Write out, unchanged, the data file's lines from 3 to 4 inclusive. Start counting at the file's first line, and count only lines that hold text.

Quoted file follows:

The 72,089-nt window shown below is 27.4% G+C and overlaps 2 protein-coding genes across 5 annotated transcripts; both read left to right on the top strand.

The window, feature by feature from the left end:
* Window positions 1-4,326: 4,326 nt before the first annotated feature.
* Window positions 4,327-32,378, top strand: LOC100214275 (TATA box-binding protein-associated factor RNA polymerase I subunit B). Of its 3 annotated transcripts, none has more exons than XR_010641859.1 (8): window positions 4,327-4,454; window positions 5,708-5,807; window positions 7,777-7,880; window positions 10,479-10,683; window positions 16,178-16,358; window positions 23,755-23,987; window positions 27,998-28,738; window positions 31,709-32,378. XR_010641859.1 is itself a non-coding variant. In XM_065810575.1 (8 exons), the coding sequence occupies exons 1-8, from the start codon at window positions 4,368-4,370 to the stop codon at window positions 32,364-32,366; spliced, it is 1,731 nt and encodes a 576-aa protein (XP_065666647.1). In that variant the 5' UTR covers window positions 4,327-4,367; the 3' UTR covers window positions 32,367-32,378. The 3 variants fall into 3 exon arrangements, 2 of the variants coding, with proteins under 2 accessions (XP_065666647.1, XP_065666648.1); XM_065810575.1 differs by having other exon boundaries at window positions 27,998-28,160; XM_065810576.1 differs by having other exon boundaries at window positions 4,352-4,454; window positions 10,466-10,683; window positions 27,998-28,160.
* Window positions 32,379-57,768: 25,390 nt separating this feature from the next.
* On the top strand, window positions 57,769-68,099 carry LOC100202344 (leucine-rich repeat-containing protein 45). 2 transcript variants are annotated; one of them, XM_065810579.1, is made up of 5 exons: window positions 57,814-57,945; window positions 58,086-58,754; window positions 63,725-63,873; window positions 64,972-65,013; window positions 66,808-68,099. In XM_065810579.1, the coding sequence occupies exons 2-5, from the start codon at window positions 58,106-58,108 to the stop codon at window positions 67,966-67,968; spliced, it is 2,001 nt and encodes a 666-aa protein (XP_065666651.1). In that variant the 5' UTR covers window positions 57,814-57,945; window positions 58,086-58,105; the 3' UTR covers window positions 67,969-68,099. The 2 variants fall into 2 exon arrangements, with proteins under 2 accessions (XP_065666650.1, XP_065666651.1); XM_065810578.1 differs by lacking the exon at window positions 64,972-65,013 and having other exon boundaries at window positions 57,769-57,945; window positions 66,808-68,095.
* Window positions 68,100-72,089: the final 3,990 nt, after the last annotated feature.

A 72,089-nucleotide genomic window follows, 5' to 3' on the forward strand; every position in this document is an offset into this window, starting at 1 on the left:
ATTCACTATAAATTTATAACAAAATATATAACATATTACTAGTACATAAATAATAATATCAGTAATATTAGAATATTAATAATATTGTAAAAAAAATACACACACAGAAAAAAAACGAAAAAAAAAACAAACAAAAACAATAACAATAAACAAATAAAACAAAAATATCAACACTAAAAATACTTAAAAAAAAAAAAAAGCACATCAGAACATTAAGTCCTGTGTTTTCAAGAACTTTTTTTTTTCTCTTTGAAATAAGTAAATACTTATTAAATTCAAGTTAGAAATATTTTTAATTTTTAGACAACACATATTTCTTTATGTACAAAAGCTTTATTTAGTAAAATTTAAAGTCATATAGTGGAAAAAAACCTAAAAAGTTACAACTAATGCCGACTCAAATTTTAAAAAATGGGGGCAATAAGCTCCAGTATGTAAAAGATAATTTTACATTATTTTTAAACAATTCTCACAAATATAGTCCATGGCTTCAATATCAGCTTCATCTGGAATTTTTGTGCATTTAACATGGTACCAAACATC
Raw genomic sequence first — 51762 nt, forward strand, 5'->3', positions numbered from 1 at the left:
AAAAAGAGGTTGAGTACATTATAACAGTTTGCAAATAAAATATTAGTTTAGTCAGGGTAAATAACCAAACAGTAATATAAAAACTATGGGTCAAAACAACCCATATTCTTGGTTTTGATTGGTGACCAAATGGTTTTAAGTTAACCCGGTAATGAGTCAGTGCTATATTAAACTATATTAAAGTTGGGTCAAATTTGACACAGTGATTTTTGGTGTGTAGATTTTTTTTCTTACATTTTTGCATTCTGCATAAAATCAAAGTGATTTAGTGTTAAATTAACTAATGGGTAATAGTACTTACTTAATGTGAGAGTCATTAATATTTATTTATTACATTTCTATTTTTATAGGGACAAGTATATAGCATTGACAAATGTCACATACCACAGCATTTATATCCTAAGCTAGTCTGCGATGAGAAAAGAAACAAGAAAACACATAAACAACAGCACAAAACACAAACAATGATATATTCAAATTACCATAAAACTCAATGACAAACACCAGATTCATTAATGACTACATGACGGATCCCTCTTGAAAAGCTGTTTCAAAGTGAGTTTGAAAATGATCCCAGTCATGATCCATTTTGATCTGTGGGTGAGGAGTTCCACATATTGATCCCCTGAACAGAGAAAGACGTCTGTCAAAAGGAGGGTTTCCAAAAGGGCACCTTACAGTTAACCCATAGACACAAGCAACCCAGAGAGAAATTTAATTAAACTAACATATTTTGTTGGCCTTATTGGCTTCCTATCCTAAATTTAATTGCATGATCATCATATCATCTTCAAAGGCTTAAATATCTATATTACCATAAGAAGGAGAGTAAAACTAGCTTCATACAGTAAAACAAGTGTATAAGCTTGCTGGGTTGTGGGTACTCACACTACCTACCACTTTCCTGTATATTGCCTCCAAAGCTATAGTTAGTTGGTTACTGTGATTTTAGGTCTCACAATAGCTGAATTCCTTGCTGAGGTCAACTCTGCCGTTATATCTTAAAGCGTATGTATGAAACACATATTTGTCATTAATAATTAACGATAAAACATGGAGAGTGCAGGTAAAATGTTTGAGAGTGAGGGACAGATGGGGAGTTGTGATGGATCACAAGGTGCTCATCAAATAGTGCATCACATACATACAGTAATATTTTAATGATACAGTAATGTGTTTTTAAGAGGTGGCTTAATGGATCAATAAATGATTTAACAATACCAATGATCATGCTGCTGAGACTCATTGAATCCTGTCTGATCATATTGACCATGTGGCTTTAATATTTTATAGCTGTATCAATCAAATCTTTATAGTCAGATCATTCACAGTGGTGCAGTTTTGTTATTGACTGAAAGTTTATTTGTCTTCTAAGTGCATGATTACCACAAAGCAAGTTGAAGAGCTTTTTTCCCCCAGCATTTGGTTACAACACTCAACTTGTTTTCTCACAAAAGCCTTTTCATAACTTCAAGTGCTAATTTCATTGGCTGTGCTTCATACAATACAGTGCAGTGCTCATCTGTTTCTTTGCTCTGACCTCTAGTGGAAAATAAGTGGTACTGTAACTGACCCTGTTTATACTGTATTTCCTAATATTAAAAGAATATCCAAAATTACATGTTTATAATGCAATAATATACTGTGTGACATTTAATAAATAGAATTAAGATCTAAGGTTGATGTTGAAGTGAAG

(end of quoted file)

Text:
* Window positions 1-4,326: 4,326 nt before the first annotated feature.
* Window positions 4,327-32,378, top strand: LOC100214275 (TATA box-binding protein-associated factor RNA polymerase I subunit B). Of its 3 annotated transcripts, none has more exons than XR_010641859.1 (8): window positions 4,327-4,454; window positions 5,708-5,807; window positions 7,777-7,880; window positions 10,479-10,683; window positions 16,178-16,358; window positions 23,755-23,987; window positions 27,998-28,738; window positions 31,709-32,378. XR_010641859.1 is itself a non-coding variant. In XM_065810575.1 (8 exons), the coding sequence occupies exons 1-8, from the start codon at window positions 4,368-4,370 to the stop codon at window positions 32,364-32,366; spliced, it is 1,731 nt and encodes a 576-aa protein (XP_065666647.1). In that variant the 5' UTR covers window positions 4,327-4,367; the 3' UTR covers window positions 32,367-32,378. The 3 variants fall into 3 exon arrangements, 2 of the variants coding, with proteins under 2 accessions (XP_065666647.1, XP_065666648.1); XM_065810575.1 differs by having other exon boundaries at window positions 27,998-28,160; XM_065810576.1 differs by having other exon boundaries at window positions 4,352-4,454; window positions 10,466-10,683; window positions 27,998-28,160.